Hanging with hackers can make you paranoid

Hanging with hackers can make you paranoid
Hanging with hackers can make you paranoid 

By Elinor Mills
InSecurity Complex
CNet News
August 4, 2009

At a hacker conference no one is safe.

When I first went to Defcon in 1995, the halls were mobbed with 
teenagers and attendees seemed more concerned with freeing Kevin Mitnick 
and seeing strippers than hacking each others' computers.

Jump forward to Defcon 17 this year, which was held over the weekend in 
Las Vegas, things certainly have changed. The attendees are older and 
wiser and employed, most of the feds aren't in stealth mode, and even 
the most savvy of hackers is justifiably paranoid.

"Welcome to the hacker world," said Defcon founder Jeff Moss.

The evolving demographic of Defcon attendees shows that the hacker 
community, like all of us, is aging. But it's also a reflection of how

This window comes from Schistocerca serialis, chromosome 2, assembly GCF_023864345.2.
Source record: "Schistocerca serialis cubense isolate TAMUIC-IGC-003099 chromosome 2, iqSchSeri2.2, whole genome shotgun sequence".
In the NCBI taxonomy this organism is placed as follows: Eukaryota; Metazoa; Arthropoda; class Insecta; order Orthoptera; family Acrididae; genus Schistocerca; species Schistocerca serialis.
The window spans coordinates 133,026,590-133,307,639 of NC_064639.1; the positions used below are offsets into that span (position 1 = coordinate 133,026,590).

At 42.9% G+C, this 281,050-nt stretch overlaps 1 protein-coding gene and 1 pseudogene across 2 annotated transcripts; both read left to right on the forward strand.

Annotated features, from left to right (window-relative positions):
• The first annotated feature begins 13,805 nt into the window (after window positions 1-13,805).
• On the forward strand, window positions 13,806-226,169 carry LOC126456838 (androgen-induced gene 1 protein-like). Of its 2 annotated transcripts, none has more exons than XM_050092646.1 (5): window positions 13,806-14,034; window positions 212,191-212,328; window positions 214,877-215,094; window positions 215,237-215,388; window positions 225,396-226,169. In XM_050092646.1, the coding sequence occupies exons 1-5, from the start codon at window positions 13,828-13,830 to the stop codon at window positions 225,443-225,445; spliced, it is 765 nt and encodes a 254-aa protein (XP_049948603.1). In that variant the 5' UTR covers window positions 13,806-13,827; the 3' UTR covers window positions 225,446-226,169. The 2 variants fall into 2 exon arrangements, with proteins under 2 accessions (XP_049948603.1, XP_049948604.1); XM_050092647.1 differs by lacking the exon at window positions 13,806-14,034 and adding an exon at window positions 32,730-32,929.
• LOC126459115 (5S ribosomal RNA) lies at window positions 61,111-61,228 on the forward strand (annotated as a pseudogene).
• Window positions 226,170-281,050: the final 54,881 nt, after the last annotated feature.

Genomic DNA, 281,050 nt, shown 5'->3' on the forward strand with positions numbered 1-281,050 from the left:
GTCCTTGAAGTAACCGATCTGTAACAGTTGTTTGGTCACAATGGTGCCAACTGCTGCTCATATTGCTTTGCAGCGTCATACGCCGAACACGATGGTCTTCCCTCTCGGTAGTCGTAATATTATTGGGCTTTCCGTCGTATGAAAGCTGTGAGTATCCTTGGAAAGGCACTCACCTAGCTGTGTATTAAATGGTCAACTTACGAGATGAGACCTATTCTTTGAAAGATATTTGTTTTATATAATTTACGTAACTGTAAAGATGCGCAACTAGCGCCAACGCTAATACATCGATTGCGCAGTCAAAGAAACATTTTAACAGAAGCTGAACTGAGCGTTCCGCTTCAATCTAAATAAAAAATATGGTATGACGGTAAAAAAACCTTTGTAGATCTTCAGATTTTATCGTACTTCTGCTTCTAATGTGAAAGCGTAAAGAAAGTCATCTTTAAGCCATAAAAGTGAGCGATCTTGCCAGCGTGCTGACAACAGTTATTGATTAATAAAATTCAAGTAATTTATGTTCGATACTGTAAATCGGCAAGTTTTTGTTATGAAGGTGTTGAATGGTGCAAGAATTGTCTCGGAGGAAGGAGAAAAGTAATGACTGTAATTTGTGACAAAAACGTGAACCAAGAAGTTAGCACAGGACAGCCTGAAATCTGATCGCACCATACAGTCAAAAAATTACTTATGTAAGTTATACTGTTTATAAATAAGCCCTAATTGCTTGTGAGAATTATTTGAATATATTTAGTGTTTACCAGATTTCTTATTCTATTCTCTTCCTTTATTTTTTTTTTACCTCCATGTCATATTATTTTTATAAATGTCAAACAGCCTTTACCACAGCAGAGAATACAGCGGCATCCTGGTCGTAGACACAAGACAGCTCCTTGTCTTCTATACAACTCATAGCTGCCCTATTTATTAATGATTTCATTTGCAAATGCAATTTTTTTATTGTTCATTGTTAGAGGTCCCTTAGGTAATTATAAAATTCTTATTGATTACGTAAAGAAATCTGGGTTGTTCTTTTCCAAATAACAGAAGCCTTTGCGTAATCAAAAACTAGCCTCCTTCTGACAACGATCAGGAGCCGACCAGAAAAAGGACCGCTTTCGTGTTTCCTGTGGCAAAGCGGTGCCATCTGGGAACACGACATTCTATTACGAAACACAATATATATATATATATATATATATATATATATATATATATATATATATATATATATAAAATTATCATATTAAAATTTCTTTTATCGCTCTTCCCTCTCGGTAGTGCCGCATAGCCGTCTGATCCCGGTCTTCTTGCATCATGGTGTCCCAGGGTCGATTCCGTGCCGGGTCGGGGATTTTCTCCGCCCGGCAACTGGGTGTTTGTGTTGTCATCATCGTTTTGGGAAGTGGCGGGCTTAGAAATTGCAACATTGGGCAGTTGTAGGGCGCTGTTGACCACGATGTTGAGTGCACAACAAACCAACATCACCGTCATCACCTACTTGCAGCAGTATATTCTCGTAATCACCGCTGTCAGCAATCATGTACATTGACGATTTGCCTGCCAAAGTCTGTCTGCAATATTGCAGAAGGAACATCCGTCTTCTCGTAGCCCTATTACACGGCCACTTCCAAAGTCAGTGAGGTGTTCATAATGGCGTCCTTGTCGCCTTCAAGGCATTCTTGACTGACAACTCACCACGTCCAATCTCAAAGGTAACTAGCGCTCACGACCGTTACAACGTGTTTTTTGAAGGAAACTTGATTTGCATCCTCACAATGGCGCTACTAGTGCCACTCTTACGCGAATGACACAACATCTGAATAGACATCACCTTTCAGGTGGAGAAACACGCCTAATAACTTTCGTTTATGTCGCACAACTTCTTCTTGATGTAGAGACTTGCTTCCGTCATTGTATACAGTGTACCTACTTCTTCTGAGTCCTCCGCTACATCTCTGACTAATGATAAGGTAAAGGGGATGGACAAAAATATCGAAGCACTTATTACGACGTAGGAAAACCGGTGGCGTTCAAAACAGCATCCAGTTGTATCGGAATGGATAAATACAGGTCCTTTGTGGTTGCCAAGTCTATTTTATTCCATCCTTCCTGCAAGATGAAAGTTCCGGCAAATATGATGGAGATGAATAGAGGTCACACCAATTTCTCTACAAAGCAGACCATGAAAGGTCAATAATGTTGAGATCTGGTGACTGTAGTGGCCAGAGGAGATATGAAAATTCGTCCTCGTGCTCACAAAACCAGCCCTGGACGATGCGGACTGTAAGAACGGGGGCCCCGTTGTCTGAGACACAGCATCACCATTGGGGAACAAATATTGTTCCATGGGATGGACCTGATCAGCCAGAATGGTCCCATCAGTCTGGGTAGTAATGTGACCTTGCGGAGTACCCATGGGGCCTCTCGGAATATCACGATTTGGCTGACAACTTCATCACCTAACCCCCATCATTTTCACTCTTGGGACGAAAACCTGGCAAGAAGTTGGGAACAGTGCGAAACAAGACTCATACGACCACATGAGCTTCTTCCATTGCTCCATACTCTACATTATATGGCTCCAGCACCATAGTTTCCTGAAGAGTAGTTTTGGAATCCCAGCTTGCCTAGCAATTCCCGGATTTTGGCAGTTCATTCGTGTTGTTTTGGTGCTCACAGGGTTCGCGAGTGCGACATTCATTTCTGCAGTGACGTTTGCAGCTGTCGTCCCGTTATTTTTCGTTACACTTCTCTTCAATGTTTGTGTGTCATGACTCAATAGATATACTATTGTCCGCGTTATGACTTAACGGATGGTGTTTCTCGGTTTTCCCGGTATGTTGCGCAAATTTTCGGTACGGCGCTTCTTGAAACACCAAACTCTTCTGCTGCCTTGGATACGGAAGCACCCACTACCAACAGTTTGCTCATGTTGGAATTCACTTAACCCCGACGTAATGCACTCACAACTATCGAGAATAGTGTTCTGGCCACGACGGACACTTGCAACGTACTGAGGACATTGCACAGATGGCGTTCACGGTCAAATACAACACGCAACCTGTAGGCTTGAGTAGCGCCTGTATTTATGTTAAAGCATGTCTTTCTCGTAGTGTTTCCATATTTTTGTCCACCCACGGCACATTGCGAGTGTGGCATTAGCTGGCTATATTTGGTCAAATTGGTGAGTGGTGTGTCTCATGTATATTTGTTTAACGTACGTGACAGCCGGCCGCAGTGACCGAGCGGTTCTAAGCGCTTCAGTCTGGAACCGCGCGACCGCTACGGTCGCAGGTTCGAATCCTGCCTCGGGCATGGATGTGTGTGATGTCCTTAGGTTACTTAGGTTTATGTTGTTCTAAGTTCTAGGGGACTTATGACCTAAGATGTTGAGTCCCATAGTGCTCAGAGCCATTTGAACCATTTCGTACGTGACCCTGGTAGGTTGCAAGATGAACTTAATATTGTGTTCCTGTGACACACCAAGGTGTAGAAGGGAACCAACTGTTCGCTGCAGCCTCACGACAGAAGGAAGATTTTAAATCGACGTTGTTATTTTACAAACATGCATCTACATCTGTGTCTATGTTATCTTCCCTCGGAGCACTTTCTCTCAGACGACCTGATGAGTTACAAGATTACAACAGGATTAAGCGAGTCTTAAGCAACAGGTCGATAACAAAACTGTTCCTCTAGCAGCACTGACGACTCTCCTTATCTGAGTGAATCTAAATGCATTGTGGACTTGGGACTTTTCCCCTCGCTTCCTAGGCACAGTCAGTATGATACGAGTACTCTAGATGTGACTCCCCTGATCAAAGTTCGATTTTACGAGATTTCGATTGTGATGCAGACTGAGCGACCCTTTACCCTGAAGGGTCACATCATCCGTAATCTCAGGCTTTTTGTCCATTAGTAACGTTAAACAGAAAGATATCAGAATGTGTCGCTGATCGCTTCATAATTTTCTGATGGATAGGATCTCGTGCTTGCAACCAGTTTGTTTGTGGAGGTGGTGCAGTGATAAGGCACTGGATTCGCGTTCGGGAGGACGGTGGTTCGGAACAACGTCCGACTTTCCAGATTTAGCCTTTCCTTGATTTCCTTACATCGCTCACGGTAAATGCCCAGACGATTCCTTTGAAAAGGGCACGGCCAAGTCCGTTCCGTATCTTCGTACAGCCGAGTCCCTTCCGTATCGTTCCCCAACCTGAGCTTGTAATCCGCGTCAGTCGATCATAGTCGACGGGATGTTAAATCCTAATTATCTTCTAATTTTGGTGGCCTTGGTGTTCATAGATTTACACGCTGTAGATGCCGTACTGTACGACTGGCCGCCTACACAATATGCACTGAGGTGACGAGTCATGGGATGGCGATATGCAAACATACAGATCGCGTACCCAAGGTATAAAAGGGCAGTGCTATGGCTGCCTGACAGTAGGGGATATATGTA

the threat landscape has changed. Web site defacements have given way to 
much more serious risks like financial fraud and unaddressed critical 
infrastructure weaknesses. It's a cornucopia of phishing e-mails, 
cross-site scripting attacks that poke holes in trusted Web sites, and 
criminals harvesting credit card numbers and selling them on the 
underground equivalent of eBay with guarantees of service and support.

Defcon and Black Hat, the pricier and more corporate sister confab held 
the two days preceding Defcon ($120 for Defcon registration versus 
$1,395 to $2,095 for phased registration at Black Hat), offer a forum 
for researchers to share information about vulnerabilities they find in 
software, hardware and systems.

Targeted this year were everything from the iPhone and surveillance 
video feeds to e-parking meters and security underlying the Domain Name 


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